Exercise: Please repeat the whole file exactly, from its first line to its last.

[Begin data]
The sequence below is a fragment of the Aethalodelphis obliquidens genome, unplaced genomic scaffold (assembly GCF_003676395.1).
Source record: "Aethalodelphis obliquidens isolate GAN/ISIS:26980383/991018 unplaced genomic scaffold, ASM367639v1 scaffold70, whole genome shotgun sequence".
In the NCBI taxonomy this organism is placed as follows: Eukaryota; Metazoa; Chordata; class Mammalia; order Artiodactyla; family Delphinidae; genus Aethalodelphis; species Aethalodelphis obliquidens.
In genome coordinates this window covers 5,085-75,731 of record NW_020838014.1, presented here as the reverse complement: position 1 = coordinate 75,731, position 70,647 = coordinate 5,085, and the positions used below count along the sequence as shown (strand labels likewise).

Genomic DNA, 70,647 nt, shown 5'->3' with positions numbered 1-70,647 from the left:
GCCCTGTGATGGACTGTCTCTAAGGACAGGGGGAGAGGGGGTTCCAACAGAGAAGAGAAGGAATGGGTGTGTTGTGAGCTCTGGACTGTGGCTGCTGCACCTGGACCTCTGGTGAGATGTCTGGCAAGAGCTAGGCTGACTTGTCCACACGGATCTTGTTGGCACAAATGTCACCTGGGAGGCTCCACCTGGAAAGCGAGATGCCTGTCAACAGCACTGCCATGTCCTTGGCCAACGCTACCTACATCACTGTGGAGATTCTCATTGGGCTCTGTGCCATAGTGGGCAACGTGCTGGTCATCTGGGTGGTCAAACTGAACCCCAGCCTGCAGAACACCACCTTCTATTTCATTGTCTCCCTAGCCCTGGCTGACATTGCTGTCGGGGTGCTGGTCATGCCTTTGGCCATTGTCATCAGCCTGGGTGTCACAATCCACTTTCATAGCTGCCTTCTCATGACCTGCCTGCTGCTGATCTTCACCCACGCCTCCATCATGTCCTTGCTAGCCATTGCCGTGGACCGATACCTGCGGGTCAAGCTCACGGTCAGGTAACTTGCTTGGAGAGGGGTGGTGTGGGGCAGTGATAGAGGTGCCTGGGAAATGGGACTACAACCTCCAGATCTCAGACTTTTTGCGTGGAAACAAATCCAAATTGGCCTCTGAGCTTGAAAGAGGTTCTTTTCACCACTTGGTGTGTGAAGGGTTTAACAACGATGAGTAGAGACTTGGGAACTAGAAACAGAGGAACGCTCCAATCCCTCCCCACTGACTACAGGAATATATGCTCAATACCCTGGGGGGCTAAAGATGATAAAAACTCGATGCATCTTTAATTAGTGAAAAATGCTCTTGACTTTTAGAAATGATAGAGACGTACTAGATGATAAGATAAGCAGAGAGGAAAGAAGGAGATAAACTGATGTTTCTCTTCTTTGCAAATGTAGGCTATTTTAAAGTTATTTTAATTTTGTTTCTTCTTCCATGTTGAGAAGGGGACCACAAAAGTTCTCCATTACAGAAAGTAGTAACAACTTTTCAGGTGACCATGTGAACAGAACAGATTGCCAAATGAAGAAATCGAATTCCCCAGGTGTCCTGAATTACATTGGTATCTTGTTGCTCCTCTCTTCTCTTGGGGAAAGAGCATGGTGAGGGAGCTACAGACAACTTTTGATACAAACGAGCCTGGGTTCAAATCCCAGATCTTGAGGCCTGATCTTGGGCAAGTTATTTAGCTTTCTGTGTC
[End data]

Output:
The sequence below is a fragment of the Aethalodelphis obliquidens genome, unplaced genomic scaffold (assembly GCF_003676395.1).
Source record: "Aethalodelphis obliquidens isolate GAN/ISIS:26980383/991018 unplaced genomic scaffold, ASM367639v1 scaffold70, whole genome shotgun sequence".
In the NCBI taxonomy this organism is placed as follows: Eukaryota; Metazoa; Chordata; class Mammalia; order Artiodactyla; family Delphinidae; genus Aethalodelphis; species Aethalodelphis obliquidens.
In genome coordinates this window covers 5,085-75,731 of record NW_020838014.1, presented here as the reverse complement: position 1 = coordinate 75,731, position 70,647 = coordinate 5,085, and the positions used below count along the sequence as shown (strand labels likewise).

Genomic DNA, 70,647 nt, shown 5'->3' with positions numbered 1-70,647 from the left:
GCCCTGTGATGGACTGTCTCTAAGGACAGGGGGAGAGGGGGTTCCAACAGAGAAGAGAAGGAATGGGTGTGTTGTGAGCTCTGGACTGTGGCTGCTGCACCTGGACCTCTGGTGAGATGTCTGGCAAGAGCTAGGCTGACTTGTCCACACGGATCTTGTTGGCACAAATGTCACCTGGGAGGCTCCACCTGGAAAGCGAGATGCCTGTCAACAGCACTGCCATGTCCTTGGCCAACGCTACCTACATCACTGTGGAGATTCTCATTGGGCTCTGTGCCATAGTGGGCAACGTGCTGGTCATCTGGGTGGTCAAACTGAACCCCAGCCTGCAGAACACCACCTTCTATTTCATTGTCTCCCTAGCCCTGGCTGACATTGCTGTCGGGGTGCTGGTCATGCCTTTGGCCATTGTCATCAGCCTGGGTGTCACAATCCACTTTCATAGCTGCCTTCTCATGACCTGCCTGCTGCTGATCTTCACCCACGCCTCCATCATGTCCTTGCTAGCCATTGCCGTGGACCGATACCTGCGGGTCAAGCTCACGGTCAGGTAACTTGCTTGGAGAGGGGTGGTGTGGGGCAGTGATAGAGGTGCCTGGGAAATGGGACTACAACCTCCAGATCTCAGACTTTTTGCGTGGAAACAAATCCAAATTGGCCTCTGAGCTTGAAAGAGGTTCTTTTCACCACTTGGTGTGTGAAGGGTTTAACAACGATGAGTAGAGACTTGGGAACTAGAAACAGAGGAACGCTCCAATCCCTCCCCACTGACTACAGGAATATATGCTCAATACCCTGGGGGGCTAAAGATGATAAAAACTCGATGCATCTTTAATTAGTGAAAAATGCTCTTGACTTTTAGAAATGATAGAGACGTACTAGATGATAAGATAAGCAGAGAGGAAAGAAGGAGATAAACTGATGTTTCTCTTCTTTGCAAATGTAGGCTATTTTAAAGTTATTTTAATTTTGTTTCTTCTTCCATGTTGAGAAGGGGACCACAAAAGTTCTCCATTACAGAAAGTAGTAACAACTTTTCAGGTGACCATGTGAACAGAACAGATTGCCAAATGAAGAAATCGAATTCCCCAGGTGTCCTGAATTACATTGGTATCTTGTTGCTCCTCTCTTCTCTTGGGGAAAGAGCATGGTGAGGGAGCTACAGACAACTTTTGATACAAACGAGCCTGGGTTCAAATCCCAGATCTTGAGGCCTGATCTTGGGCAAGTTATTTAGCTTTCTGTGTC